Sunday, March 26th, 2017

Smart Devices and Open Data Centers


 May 21, 2012, Opem Source Business Conference, San Francisco—Elliot Garbus from Intel presented "Sparks of intelligence: where smart devices connect mobile users to open data centers". He noted that systems need to change to adapt to the emergence of big data.

One of the first drivers for today's data explosion was a pack of gum. 38 years ago, Juicy Fruit was the first consumer product to use barcodes. This change elevated the supply chain and started a data drive that now exceeds 7 exabytes a day and doubling every year. By mastering the data, vendors found that they could increase margins by up to 60 percent.

The sources of data are growing, smart phones up 20 percent per year, network sensors up 30 percent per year, Kia Motors is collecting data to predict vehicle issues, China is collecting lots of data on all its citizens. Now, users must apply computing to analyze all of the data. The machine-generated and social medial data are the biggest drivers for increasing data volume.

The data attributes like sensed, user generated, etc., are now helping to drive business decisions. One challenge is that data volume is projected to increase by 50X by '20, but IT budgets are expected to increase by less than 10 percent per year. To make maters worse, about 90 percent of all that data is unusable.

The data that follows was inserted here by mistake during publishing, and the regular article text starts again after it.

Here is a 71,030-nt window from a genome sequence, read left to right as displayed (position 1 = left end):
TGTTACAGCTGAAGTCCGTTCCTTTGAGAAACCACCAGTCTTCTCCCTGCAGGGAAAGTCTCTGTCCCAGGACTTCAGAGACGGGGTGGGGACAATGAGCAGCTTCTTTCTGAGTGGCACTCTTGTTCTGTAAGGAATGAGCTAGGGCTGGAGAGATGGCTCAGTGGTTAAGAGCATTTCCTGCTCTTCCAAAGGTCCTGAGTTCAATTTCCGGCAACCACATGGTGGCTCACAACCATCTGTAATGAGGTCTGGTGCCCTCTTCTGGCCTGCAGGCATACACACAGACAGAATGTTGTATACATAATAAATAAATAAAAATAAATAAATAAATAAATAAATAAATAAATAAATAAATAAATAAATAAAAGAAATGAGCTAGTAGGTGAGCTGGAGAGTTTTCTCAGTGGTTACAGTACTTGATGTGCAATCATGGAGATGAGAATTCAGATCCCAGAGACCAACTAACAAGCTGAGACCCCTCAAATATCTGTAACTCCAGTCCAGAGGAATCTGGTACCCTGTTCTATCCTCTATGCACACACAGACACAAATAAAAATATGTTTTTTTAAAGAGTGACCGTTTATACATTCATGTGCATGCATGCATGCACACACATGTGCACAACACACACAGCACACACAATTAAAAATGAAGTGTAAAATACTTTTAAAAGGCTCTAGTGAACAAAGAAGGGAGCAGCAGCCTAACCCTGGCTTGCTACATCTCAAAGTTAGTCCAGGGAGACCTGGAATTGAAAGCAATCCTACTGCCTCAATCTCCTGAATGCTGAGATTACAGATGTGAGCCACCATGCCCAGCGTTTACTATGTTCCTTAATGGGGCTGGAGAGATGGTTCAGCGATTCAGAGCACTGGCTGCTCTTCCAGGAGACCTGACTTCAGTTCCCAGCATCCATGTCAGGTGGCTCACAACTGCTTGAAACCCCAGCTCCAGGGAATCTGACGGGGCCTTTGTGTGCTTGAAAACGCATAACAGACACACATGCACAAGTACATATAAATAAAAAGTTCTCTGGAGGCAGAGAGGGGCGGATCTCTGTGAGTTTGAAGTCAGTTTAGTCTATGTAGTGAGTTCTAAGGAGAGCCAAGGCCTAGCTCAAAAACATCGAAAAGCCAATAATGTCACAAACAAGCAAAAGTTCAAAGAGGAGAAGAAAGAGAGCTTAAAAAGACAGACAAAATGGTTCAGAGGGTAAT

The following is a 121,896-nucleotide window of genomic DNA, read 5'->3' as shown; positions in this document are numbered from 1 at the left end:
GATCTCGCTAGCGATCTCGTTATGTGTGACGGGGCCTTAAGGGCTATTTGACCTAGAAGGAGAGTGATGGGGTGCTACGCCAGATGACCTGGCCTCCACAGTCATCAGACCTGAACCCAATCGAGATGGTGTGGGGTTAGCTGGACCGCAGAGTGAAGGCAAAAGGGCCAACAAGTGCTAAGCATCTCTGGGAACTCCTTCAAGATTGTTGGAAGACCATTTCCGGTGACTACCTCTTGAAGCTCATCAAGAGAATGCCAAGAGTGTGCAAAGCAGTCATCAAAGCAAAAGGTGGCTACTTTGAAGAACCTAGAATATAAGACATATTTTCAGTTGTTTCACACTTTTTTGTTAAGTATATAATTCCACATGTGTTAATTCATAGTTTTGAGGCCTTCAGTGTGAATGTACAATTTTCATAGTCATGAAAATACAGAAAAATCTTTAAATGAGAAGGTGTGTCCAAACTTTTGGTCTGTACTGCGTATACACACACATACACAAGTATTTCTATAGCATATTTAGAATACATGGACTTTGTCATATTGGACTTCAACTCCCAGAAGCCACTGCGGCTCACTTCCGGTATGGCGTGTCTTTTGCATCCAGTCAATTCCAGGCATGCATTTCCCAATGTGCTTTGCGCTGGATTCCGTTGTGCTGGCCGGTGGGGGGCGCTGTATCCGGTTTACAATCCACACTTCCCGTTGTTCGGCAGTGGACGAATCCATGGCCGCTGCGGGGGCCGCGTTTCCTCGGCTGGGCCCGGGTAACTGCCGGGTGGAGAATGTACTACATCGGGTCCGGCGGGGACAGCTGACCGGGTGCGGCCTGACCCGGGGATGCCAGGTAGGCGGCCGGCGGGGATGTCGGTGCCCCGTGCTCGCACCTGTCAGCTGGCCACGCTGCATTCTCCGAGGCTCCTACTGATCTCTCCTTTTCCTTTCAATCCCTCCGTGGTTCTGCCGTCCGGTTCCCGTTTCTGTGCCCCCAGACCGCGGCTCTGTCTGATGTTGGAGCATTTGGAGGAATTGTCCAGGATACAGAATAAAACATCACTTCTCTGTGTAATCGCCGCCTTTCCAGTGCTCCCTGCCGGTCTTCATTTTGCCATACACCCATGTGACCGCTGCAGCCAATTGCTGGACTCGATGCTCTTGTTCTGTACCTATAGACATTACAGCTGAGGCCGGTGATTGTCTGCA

To address the growing gap, Anukool Lakhina from Guavus described how they changed the data flow. At Sprint, automated sensor nets generate lots of data on the datacenter. The challenge is to collect and centralize the data collection. The economics for data centers is about half to store, 3/8 to transport, and 1/8 for compute on the data. Big data changes the ratios to 30 percent for store, 10 percent for transport, and 60 percent for compute.

One way to reduce costs is to do the compute at the data source to eliminate the transport and store all data, and only transport and store the useful data. The changes in architecture require edge analytics after ingest to enable data fusion and aggregation. This new flow causes the system to perform analytics on data in motion, but reduces the data transfer to the data center by a factor of 1000.

Now, Sprint can query the remaining data and get useful information for billing purposes and for users to track their usage patterns. Now the cell phone records can get details on their data use in the same granularity as their voice minutes. The data used to be only total data volume, because the data is a constant feed. The voice data include calls, number of minutes, time of day, etc.

New opportunities require changes in economic models and compute patterns. Data from multiple sources needs to be fused and analyzed to be useful for decision making. The differences in use patterns affects all areas in a company. The changes also introduce a class of apps to address the upcoming big data.

Garbus then described the efforts Intel is making in creating platforms for solutions. They have invested in new manufacturing, develop new systems architectures and software, focus on energy efficiency in their new designs, and consider security in all facets of their work. Their efforts in software include work with the open source communities. They are the number 2 corporate contributor to the Linux kernel.

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